Interior caulking is a very important part of protecting your home or building. Caulking will protect the inside of your home or business from the outside elements. Caulking can also waterproof your home, protecting it from any unwanted air or moisture getting inside and creating mold or mildew. Also, if you have the cracks caulked in your home, you will prevent insects and other pests from coming indoors.
When you have your interior caulked you want to ensure that the following areas are taken into consideration:
- Control joints
- Sidewalks leading up to buildings
To ensure your home has the utmost protection, your interior caulking should be inspected and possibly replaced every ten years. Check the caulking in your home for wear and tear by looking for any shrinkage or cracks in the caulking material.
When caulking is applied correctly to the interior of a home or office, it should be air and watertight—meaning no unwanted air or water will be allowed to seep indoors and cause leaking or mildew growth.
Most indoor gaps are small and only require a very small bead of caulking to cover the space.
When you caulk the interior of your home or office, always use a caulk that complements the color of the trim. If the trim is wood, then white caulking is suitable; if the trim is stained a darker color, then you will want to use a brown caulk. When applying the caulk to the trim, always use a dampened cloth and apply only a thin bead at a time in order to give it a smoother appearance.
When you are caulking the interior of a home or building, it is of utmost importance that you ensure that the baseboards, floor trim and door casings do not have any gaps. These gaps provide space for insects to enter and allow heat and cool air to escape. When you are caulking these areas, you will want to remove any door hinges or locks before applying the product to ensure a cleaner, smoother look.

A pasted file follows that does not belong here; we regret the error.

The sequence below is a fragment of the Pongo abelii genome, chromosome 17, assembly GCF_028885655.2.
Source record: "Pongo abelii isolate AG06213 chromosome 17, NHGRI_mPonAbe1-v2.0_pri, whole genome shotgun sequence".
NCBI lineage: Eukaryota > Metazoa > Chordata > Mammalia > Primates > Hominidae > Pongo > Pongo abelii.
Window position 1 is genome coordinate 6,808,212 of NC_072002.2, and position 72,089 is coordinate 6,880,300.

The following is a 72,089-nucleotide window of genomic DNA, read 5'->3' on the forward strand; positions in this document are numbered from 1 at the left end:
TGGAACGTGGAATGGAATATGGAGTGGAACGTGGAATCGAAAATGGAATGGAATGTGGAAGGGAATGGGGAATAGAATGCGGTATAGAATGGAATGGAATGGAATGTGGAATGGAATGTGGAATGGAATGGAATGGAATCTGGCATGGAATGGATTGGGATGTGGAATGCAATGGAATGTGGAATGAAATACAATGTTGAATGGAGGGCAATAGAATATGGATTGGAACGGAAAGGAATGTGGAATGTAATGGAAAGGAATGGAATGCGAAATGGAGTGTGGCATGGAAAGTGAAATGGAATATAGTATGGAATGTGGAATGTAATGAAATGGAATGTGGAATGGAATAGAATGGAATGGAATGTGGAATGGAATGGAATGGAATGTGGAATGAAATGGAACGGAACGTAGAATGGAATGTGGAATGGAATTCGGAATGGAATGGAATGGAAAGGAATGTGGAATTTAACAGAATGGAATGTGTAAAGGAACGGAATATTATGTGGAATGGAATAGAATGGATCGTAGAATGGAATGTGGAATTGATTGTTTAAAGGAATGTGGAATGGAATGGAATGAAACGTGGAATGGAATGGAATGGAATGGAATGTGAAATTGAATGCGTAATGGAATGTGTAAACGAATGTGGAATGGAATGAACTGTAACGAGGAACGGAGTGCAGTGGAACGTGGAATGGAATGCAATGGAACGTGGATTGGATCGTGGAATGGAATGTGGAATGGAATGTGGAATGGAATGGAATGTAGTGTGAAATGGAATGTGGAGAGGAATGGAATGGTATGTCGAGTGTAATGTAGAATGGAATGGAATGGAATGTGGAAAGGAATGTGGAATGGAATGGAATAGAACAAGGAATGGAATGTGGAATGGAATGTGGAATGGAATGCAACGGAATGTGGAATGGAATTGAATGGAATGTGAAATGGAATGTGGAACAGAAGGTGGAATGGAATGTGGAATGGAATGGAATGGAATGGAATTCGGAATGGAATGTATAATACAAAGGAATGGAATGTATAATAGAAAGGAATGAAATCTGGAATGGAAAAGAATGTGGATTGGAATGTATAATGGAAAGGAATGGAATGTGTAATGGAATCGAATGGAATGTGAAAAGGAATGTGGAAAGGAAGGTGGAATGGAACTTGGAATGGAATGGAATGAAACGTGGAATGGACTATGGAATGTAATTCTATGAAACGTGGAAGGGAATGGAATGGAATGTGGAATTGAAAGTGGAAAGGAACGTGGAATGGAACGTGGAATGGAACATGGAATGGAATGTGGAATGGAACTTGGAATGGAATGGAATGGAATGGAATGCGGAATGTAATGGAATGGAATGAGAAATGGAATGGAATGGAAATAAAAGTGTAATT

Caulking is best used for small repairs in non-structural areas of the wall. Interior caulking is intended for making minor repairs to wallboards or window sills. Any larger cracks or structural damage needs to be dealt with using much heavier repair equipment such as stucco or plaster.
If you are caulking a gap that is larger than ¼ inch, you are going to need to use two layers of caulk. This is because, as caulk is applied, it begins to shrink from its original size.
With very large gaps, ½ inch or larger, you will need to pre-fill the area and use a foam backer. Push the foam backer into the gap first and then apply the caulking to the area you want covered.
You will find that the more you caulk, the more you will learn. Pretty soon you will be caulking just like the professionals. Caulking is something that every homeowner should learn to do. It is essential that they inspect and repair caulking every few years to ensure that it is still doing its intended job: keeping the heat indoors during the winter months and outside in the summer while keeping unwanted pests out.